Scientists develop sun shield to protect Great Barrier Reef

Scientists from the Australian Institute of Marine Biology have developed an ultra-fine biodegradable film, some 50000 times thinner than a human hair, to prevent coral bleaching, which had spread across the Great Barrier Reef in Australia in 2016 and 2017.

The findings were published by Great Barrier Reef Foundation (GBRF) on March 27, 2018.

Key Points

• Scientists developed a film which acts as a sun shield to protect the Great Barrier Reef from environmental degradation.

• The shield has been designed to sit on the surface of the water above the corals rather than directly on the corals to provide an effective barrier against the sun.

• Scientists conducted the trials on seven different coral types and concluded that this protective layer decreased the bleaching of most species, cutting off sunlight by up to 30 percent.

• The test results of this floating sun shield, made of calcium carbonate, were remarkable enough to establish the certainty in protecting the reef from the effects of bleaching.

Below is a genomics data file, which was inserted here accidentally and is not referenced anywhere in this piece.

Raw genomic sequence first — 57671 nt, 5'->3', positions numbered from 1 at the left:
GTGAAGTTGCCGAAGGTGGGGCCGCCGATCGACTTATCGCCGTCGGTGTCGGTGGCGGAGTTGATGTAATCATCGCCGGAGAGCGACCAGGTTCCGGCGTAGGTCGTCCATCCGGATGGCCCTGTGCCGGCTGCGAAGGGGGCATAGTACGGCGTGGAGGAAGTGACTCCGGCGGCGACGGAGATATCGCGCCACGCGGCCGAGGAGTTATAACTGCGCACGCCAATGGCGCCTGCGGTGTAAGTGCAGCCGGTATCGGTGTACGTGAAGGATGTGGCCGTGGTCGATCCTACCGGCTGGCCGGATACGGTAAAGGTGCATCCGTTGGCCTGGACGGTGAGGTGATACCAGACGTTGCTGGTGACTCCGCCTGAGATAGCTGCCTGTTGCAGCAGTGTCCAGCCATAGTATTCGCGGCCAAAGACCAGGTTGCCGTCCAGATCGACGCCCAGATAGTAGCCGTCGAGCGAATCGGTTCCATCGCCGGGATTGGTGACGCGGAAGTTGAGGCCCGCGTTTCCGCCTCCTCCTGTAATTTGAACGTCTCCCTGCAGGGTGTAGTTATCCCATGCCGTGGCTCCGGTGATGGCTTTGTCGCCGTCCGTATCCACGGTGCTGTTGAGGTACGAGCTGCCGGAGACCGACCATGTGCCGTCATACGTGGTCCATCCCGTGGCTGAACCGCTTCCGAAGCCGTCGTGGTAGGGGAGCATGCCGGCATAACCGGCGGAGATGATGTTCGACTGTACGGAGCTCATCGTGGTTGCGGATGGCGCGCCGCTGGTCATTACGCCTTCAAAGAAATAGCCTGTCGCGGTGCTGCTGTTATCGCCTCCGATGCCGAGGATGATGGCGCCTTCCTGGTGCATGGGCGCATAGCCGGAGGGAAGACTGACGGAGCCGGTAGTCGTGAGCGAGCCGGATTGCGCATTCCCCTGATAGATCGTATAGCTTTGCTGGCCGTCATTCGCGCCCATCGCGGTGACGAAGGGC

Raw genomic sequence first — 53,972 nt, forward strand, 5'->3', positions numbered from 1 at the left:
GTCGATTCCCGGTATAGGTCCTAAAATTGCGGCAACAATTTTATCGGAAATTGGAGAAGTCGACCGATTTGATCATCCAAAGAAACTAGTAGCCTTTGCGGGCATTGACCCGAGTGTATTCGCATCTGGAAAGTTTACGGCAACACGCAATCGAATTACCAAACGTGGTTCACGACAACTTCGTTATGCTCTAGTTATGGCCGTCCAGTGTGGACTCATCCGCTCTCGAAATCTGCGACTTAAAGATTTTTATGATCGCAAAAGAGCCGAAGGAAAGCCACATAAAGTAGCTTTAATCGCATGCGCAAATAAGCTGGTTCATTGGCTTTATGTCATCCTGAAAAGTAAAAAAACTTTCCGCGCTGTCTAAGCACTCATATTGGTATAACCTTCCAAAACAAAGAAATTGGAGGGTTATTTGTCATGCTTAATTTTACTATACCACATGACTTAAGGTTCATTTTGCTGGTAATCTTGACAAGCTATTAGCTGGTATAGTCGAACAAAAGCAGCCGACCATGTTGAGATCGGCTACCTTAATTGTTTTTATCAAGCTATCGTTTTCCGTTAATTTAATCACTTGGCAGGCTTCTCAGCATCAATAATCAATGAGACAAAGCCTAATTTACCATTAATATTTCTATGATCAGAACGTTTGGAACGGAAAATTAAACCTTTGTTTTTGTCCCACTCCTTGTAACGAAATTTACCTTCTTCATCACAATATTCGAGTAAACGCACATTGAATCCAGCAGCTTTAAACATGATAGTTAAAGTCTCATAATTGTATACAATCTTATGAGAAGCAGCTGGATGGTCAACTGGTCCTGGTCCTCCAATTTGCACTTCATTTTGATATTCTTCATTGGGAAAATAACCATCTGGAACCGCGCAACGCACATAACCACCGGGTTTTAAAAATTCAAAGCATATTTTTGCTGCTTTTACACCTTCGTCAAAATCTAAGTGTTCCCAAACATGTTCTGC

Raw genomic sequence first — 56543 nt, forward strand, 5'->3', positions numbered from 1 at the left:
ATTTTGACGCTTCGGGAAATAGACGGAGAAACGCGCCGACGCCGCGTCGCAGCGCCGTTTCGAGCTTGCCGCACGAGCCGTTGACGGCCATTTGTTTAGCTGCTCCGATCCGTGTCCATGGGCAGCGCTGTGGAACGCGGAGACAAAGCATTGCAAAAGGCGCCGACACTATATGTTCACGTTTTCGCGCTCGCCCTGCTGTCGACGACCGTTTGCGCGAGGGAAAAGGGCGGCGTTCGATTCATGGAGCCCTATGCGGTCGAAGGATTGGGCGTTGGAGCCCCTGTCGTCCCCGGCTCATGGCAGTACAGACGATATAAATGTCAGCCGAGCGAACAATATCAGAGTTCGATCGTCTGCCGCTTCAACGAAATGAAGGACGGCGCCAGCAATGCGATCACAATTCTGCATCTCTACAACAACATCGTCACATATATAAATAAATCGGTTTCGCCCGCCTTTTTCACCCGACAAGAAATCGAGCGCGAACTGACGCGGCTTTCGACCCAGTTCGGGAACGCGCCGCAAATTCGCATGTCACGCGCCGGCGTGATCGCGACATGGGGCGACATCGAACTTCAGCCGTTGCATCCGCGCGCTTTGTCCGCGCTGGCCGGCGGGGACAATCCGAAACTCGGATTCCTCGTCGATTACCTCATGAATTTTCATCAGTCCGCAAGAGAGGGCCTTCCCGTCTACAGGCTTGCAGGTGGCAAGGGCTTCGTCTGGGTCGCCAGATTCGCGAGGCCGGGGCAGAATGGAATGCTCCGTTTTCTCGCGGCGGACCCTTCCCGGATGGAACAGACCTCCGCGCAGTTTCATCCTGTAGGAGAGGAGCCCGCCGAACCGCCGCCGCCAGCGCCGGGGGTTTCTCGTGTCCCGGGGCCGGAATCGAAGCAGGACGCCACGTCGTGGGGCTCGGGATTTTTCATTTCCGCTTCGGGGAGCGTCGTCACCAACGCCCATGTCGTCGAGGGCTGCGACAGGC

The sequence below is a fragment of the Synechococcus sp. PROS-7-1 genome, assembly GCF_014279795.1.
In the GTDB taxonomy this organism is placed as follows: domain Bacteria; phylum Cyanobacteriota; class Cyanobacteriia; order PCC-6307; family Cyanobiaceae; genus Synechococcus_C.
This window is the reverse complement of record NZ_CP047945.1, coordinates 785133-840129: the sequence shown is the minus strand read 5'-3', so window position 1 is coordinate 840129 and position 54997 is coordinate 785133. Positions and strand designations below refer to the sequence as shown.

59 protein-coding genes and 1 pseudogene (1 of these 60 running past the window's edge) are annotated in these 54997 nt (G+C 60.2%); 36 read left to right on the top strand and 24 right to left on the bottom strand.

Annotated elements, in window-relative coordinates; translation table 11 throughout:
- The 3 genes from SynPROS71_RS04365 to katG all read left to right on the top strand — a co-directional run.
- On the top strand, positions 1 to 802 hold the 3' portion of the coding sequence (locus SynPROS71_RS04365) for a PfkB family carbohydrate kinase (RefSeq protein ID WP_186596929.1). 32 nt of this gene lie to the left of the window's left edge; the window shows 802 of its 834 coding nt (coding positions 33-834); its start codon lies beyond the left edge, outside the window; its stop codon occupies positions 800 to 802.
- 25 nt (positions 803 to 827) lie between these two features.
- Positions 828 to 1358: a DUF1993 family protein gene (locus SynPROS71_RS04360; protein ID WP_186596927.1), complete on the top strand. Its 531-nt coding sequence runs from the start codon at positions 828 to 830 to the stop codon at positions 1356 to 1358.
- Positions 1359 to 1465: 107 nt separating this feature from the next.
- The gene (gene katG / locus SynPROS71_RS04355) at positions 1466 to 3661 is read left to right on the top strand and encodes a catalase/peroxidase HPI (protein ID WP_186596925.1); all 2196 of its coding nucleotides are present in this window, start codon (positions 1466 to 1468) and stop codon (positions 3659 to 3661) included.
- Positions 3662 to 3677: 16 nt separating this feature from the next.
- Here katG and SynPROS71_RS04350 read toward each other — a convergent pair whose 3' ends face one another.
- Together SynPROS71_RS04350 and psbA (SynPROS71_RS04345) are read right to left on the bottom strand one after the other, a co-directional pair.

• However, scientists considered it unreasonable to cover the entire 348000 square-kilometre reef with the sunshield, rather, it could be deployed on a smaller level to protect high-risk areas.


Great Barrier Reef

• The Great Barrier Reef of Australia, a UNESCO World Heritage-listed site, attracts millions of tourists every year.

• It is home to some 400 types of coral, 1,500 species of fish and 4,000 varieties of molluscs.

• The site began to deteriorate during the 1990s as a result of the double impact of warming seawater and increased acidity.

• It has been experiencing significant spells of coral bleaching due to warming sea temperatures linked to climate change.

• The unprecedented coral bleaching in 2016 and 2017 damaged about 1,500 km of the Great Barrier Reef, which is two-third of the total.



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